- Jeb Wallace-brodeur
- Clai Lasher-Sommers
The new leader of Gun Sense Vermont understands gun violence better than most. When Clai Lasher-Sommers was 13, her abusive stepfather shot her in the back with a high-powered hunting rifle. Forty-seven years later, lead shrapnel is still working its way out of her body, leaving sores on her skin as it surfaces.
Earlier this month, Gun Sense Vermont announced that Lasher-Sommers, 60, will serve as its acting executive director, replacing Ann Braden, the group's founder and, for the last five years, the driving force behind the state's only organization devoted to gun control.
This leadership change raises key questions for the nonprofit and its battle to pass gun-safety measures in a state fiercely protective of the right to bear arms. Can Gun Sense Vermont survive Braden's departure? Will Lasher-Sommers, a longtime activist and farmer who lives in Westmoreland, N.H., be able to revive its faltering quest for universal background checks?
"She is fearless, she is tenacious and she has been working on this issue for her entire life," said Braden.
Gun Sense Vermont began when Braden, a mother of two and a former middle school teacher, started a petition for universal background checks in 2012, in response to the mass shooting at Sandy Hook Elementary School in Connecticut that left 26 dead, 20 of them children.
After collecting 12,000 signatures, she delivered the petition in March 2013 to then-governor Peter Shumlin and held a press conference at the Statehouse. Shumlin was not receptive, but Braden, undeterred, began regularly driving from her home in Brattleboro to Montpelier to lobby for background checks and other gun-safety measures.
Licensed firearms dealers are required to perform the checks in Vermont, but buyers can easily purchase guns online, at gun shows or from private individuals without submitting to any scrutiny.
After two years of acrimonious debate, Braden won two modest victories. In 2015, the Vermont legislature voted to mandate that mental health professionals submit information to a federal database of people who are prohibited from purchasing guns because they are at risk of harming themselves or others. Replicating a federal law, state legislators also made it a crime for felons to possess guns, which enabled local police to enforce the prohibition.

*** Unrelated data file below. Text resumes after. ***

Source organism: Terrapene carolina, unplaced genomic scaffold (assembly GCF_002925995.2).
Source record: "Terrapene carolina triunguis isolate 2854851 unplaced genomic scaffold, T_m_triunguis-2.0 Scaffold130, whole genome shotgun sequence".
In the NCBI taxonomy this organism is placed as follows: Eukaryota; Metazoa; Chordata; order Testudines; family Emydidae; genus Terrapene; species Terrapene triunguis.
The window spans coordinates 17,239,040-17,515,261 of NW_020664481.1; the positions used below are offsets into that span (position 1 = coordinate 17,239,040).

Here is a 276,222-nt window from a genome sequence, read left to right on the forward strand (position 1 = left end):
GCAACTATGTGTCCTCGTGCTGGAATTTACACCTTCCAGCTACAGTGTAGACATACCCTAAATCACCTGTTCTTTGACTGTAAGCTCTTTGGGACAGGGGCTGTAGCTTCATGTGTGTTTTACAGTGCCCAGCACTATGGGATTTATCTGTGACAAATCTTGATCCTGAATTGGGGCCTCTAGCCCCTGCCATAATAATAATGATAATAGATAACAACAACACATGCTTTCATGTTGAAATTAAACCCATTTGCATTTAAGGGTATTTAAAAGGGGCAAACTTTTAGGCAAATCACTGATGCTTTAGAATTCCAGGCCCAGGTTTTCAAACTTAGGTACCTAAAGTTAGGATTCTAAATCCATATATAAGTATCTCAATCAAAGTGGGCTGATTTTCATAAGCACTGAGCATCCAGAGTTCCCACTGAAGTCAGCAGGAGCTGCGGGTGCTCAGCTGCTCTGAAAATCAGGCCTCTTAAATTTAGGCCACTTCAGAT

Gun Sense Vermont has grown to a 5,000-member organization, but its central goal remains unrealized. A universal background check bill is still "on the wall" in the House, meaning it's tacked to a wall in the Judiciary Committee conference room and hasn't yet been taken down for discussion. Legislation on the Senate side hasn't fared much better. Senate Judiciary Committee members discussed the bill in 2015 but, in a straw poll, voted 3-2 against sending it to the full body for a vote.
As these bills have stalled, so has Gun Sense Vermont. Without a clear path to achieving its raison d'être, the group has been "a bit dormant in the past year," in the words of board president Elissa Pine of Brattleboro.
Braden, who offered a similar assessment, said she decided to step down because she is preparing to run for office — likely a state Senate seat — and publishing a novel.
Her successor, Lasher-Sommers, has been a fellow at Everytown for Gun Safety, an organization founded by former New York City mayor Michael Bloomberg after Sandy Hook. She has lobbied for gun-control measures in New Hampshire's Statehouse and has served on the board of Gun Sense Vermont. Last year, after then-U.S. senator Kelly Ayotte of New Hampshire declined to meet with gun-control advocates, Lasher-Sommers traveled to Washington, D.C., and crashed the lawmaker's Coffee With Kelly constituent event. She asked Ayotte to hold a town hall meeting on guns in a cordial but unsuccessful attempt to force the issue.
Perhaps Lasher-Sommers' most powerful asset is her own story.
When Hillary Clinton made a stop in Keene, N.H., while campaigning for president in 2015, Lasher-Sommers was her warm-up act. Wearing a brocaded jacket and holding a microphone, the New Hampshire farmer strode back and forth as she described her own grisly encounter with guns. In a video of the event posted on C-SPAN, members of the audience look stunned.